“I just would like to remind the committee that every year we use influenza vaccines that are based on new strains without clinical studies being done. This is what we do every year,” said Dr. Melinda Wharton of the National Center for Immunization and Respiratory Diseases. “There are changes made in the particular strains that are included, but overall the vaccines are the same every year. In a lot of ways this is really analogous to that.”
Available animal test data also “help bolster our impression” that the latest Omicron booster should be more effective than relying on the existing conventional vaccination, Marks added.
Waiting for full human studies to be done would likely mean it’d be too late to get people vaccinated before a possible fall-and-winter wave.
“We have to try to be a step ahead. Because if we waited for all the proof to come in, the wave will have already passed us by and the damage will have been done,” Califf said.
Even now, during a relative lull in the pandemic, there are still about 375 U.S. residents dying of COVID-19 every day. That’s “well above the around 200 deaths a day we saw earlier this spring, and in my mind, far too high for a vaccine-preventable disease,” Walensky, the CDC director, said Tuesday.
The U.S. is likely moving toward “a path with a [COVID-19] vaccination cadence similar to that of the annual influenza vaccine,” Dr. Anthony Fauci, President Biden’s chief medical advisor on the pandemic, said Tuesday.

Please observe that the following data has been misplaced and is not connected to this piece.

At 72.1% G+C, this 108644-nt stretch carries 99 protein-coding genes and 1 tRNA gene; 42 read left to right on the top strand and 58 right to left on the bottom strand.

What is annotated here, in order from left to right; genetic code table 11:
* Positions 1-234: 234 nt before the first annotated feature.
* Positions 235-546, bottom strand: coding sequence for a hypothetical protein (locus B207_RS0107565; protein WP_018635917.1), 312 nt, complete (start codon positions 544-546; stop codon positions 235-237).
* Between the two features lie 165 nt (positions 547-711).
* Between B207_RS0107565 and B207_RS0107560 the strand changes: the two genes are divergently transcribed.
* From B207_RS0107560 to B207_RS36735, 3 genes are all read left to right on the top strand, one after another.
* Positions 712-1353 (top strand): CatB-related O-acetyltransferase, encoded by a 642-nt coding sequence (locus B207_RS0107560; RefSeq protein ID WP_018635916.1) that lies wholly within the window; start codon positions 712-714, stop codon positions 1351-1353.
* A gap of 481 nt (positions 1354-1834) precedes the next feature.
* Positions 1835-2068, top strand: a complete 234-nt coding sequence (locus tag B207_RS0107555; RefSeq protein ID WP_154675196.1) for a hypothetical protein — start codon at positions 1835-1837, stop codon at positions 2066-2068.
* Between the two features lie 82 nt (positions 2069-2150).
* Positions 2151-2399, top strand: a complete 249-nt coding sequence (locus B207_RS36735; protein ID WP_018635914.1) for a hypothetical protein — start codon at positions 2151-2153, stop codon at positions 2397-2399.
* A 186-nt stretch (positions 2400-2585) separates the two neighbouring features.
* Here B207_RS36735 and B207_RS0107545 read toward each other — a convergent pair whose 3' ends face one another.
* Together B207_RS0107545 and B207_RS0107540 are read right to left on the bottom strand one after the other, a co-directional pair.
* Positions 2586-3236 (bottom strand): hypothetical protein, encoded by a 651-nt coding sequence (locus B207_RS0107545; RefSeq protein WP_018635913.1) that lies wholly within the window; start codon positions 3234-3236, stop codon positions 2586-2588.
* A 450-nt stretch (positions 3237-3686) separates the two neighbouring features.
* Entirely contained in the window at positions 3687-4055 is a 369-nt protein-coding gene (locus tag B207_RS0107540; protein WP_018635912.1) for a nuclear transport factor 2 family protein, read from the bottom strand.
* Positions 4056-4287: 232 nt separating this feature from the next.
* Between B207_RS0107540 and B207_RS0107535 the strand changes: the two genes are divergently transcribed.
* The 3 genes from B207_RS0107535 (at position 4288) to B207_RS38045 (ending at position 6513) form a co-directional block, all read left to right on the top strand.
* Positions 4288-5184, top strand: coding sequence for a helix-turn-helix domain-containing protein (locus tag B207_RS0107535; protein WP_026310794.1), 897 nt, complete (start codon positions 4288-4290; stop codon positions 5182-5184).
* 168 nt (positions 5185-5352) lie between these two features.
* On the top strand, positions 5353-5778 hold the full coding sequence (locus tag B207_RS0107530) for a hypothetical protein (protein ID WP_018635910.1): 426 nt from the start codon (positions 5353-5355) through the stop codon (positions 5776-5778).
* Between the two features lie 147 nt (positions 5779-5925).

“However, some — particularly vulnerable groups — may continue to need more frequent vaccination against COVID-19,” Fauci said at a news briefing.
Human clinical data were available for an older Omicron booster. Why not go with that one?
Marks said FDA officials chose to go with a vaccine formula that targeted BA.4 and BA.5 rather than an earlier version of Omicron because the older formula would be out of date. For the week that ended Saturday, the CDC estimated BA.4 and BA.5 combined accounted for more than 91% of coronavirus cases. The BA.1 subvariant is not a factor in the U.S., and most other Omicron subvariants have been essentially elbowed out of circulation.
Marks said he hopes the new booster will “tamp down the wave we have going through the country now and hopefully bring us the protection we need through October, November and December to prevent yet another wave that shuts down things like holiday plans.”
Should I get a booster if I’ve never gotten one?
Yes, officials say. Getting the updated booster “is a remarkable opportunity to improve our life expectancy and reduce the toll of mortality in our population,” Califf said.
“Regrettably, only about half of eligible Americans have received their first booster dose,” he said.
People who have received all of the booster doses for which they’re eligible have a 13-fold lower risk of dying from COVID-19 compared with unvaccinated people, Califf said.
Will I get to choose which booster to get?
If you are 12 or older, you will have to get a bivalent booster. The only version available for adolescents ages 12 to 17 is the one from Pfizer and BioNTech. Adults could receive either that shot or the one from Moderna.
The only people who are still eligible for boosters that don’t target BA.4 and BA.5 are children ages 5 to 11. But once a bivalent version becomes available — probably in a few months — that will be the only booster option for them as well.
If I haven’t been vaccinated, will I get the new formula?
No. The primary vaccination series is still based on the original formula.